basically, if it doesn't take longer than actually making the whole page, and still looks coherent, then I don't mind it!
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22nd Jan 2021, 8:43 PM #9
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I was going to have some of my characters have visible tattoos on them (one still kinda does), but it was just so much work, I decided against it.
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22nd Jan 2021, 10:16 PM #10
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Yeah most definitely. There are some killer character designs out there but the necessity of simplicity is just ... inevitable. I mean, on the upside, there's nothing stopping us from doing some illustrations of the characters in much more complex, detailed outfits/designs :D
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22nd Jan 2021, 10:18 PM #11
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Oh yis, I've always wanted to give my characters major tats and complicated outfits.

Terran if I could freaking figure out a design I like would have a sleeve, back tat, and possibly a neck tattoo
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22nd Jan 2021, 10:22 PM #12
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I'm not too fond of complex designs because I have sensory processing disorder (part of being autistic), so I have trouble comprehending a design if it goes too ham on the details. Then there's stuff like tattoos that's just too much effort to be worth it - depending at least. Things like standard sleeve tats I'd never do, but there's a minor character who does have the logo of his gang tatted on his bicep - that's simple enough to do. That being said, going ham is a good way to let off creative steam.
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22nd Jan 2021, 10:34 PM #13
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Nooo noooo. I've learned from many complaints that complex character designs don't necessarily mean good character designs. Then again, a point can be made about how much it depends on what medium your character is being adapted to. If you are creating a character for a JRPG, where how your character dresses and acts will entirely depend on what the player does, it may pay not to give them a unique asthetic. i remember a youtuber saying this is the biggest reason a lot of video game protaganist don't talk, because at the end of the day the goal is for the player to project themeselves onto the character since they will be the one controlling thier actions, how they dress and even their personality.



In that instance, the armor might matter more than the design of the character themselves, as the armor is ultimately what will aide in deciding what identity the character has depending on what the player wants. Personality is projected onto them, so they need to be vessels for what type of equipment will be available to the game.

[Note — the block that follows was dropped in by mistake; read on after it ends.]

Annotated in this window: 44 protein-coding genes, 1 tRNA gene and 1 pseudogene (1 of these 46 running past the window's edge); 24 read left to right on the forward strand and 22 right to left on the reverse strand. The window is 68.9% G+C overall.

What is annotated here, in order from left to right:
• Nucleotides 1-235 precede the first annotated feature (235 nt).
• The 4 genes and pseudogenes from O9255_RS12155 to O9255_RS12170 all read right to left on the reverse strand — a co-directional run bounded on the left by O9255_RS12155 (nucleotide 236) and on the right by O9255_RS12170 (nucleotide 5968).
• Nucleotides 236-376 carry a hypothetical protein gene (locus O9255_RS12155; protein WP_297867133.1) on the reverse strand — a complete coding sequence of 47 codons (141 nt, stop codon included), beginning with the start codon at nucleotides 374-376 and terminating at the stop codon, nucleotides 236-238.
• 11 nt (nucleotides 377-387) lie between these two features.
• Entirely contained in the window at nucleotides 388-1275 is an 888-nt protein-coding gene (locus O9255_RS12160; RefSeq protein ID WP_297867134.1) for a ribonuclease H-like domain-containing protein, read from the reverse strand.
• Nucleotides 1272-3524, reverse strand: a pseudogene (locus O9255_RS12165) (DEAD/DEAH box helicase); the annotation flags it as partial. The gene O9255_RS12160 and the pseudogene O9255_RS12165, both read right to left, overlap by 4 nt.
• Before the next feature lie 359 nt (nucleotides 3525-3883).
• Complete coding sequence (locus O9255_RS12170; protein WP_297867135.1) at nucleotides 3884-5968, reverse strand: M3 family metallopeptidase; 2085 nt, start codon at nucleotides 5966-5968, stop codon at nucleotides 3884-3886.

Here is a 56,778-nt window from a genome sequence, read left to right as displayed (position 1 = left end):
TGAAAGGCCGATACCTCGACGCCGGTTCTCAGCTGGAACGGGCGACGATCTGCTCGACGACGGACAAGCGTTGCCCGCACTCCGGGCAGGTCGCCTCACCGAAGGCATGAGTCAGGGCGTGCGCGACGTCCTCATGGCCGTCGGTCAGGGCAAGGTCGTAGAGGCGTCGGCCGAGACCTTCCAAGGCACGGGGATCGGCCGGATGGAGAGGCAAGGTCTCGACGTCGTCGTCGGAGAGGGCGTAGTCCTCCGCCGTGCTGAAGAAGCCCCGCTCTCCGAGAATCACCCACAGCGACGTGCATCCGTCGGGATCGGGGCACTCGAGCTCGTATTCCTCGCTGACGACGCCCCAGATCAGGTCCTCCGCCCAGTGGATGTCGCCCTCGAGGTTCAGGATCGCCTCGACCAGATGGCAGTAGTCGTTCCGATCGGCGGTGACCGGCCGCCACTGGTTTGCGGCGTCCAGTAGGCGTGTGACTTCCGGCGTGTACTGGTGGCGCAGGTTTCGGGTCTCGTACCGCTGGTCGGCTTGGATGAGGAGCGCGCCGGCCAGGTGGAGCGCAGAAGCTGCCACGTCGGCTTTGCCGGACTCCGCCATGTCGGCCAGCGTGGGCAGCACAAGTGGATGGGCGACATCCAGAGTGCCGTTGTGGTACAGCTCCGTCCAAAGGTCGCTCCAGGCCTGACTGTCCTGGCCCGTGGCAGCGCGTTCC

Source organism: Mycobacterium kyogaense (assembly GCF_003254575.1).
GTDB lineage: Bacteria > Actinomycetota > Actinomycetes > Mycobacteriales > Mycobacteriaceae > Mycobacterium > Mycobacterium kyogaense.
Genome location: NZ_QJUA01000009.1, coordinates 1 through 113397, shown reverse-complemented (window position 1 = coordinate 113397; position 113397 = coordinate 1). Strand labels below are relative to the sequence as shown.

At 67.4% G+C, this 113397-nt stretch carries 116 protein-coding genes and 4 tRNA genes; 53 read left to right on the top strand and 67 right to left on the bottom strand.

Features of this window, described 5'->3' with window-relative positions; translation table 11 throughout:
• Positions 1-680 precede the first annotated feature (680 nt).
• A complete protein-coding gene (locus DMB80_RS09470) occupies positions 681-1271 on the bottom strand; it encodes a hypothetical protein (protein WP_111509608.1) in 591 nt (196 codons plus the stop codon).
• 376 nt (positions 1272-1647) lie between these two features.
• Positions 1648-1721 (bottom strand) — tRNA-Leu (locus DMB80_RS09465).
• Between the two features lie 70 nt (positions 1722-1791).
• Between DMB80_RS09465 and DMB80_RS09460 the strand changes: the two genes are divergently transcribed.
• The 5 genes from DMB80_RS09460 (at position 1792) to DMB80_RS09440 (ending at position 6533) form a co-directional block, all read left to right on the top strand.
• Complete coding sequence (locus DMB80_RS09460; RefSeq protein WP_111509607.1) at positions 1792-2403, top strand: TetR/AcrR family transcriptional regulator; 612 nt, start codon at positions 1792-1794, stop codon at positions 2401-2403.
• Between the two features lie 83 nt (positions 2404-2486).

But for mediums where the character has their own personality or aren't supposed to be projection characters, it may pay to focus more on what look will establish their identity. Complex designs can also be a bit hard to follow. Not that I'm saying people don't have to use complex designs if you want to. But it isn't something I ever thought was that important.
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22nd Jan 2021, 10:50 PM #14
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I would love to use more complex designs, but my style doesn't particularly allow for it past a point. I feel like I'm already at the limit with it, without my pens smudging things into incomprehensiblilty.
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22nd Jan 2021, 11:21 PM #15
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I wondered about using 3d models and adjusting the settings to make it look 2d. Might save a lot of time. Perhaps not so good for conveying character poses and actions in a stylised way. Most comics are made by single authors though, so it might pay to make some concessions. It's a lot of work.

I agree with what other people are saying though. Some comics have absolutely amazing artwork but I just don't have the energy to read them because there's so much visual noise. You have to take into account the context of the artwork and what it's trying to achieve.
22nd Jan 2021, 11:42 PM #16
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I suppose it depends on the level of complexity, not so much for how often you draw them but more for making sure it doesn't drown the character in details and they get lost.
That being said, I have an Orc character I want to give a big arm tattoo to, just needing to find the right balance for him.